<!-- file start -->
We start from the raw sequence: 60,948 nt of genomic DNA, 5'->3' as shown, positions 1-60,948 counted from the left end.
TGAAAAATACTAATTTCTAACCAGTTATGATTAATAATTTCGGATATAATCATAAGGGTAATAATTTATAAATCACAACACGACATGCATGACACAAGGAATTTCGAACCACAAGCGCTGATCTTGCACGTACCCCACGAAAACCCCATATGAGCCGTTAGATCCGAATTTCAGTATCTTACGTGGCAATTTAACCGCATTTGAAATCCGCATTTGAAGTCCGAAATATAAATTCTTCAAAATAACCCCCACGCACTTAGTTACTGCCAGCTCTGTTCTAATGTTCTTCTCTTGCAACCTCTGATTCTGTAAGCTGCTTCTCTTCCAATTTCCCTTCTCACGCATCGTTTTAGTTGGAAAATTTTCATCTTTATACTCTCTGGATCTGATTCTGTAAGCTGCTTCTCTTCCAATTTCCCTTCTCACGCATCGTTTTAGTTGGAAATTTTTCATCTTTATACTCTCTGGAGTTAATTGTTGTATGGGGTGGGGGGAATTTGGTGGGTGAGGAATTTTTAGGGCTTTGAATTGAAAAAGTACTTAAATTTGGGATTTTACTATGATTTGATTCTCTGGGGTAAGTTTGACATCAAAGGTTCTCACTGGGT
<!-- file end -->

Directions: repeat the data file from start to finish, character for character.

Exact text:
We start from the raw sequence: 60,948 nt of genomic DNA, 5'->3' as shown, positions 1-60,948 counted from the left end.
TGAAAAATACTAATTTCTAACCAGTTATGATTAATAATTTCGGATATAATCATAAGGGTAATAATTTATAAATCACAACACGACATGCATGACACAAGGAATTTCGAACCACAAGCGCTGATCTTGCACGTACCCCACGAAAACCCCATATGAGCCGTTAGATCCGAATTTCAGTATCTTACGTGGCAATTTAACCGCATTTGAAATCCGCATTTGAAGTCCGAAATATAAATTCTTCAAAATAACCCCCACGCACTTAGTTACTGCCAGCTCTGTTCTAATGTTCTTCTCTTGCAACCTCTGATTCTGTAAGCTGCTTCTCTTCCAATTTCCCTTCTCACGCATCGTTTTAGTTGGAAAATTTTCATCTTTATACTCTCTGGATCTGATTCTGTAAGCTGCTTCTCTTCCAATTTCCCTTCTCACGCATCGTTTTAGTTGGAAATTTTTCATCTTTATACTCTCTGGAGTTAATTGTTGTATGGGGTGGGGGGAATTTGGTGGGTGAGGAATTTTTAGGGCTTTGAATTGAAAAAGTACTTAAATTTGGGATTTTACTATGATTTGATTCTCTGGGGTAAGTTTGACATCAAAGGTTCTCACTGGGT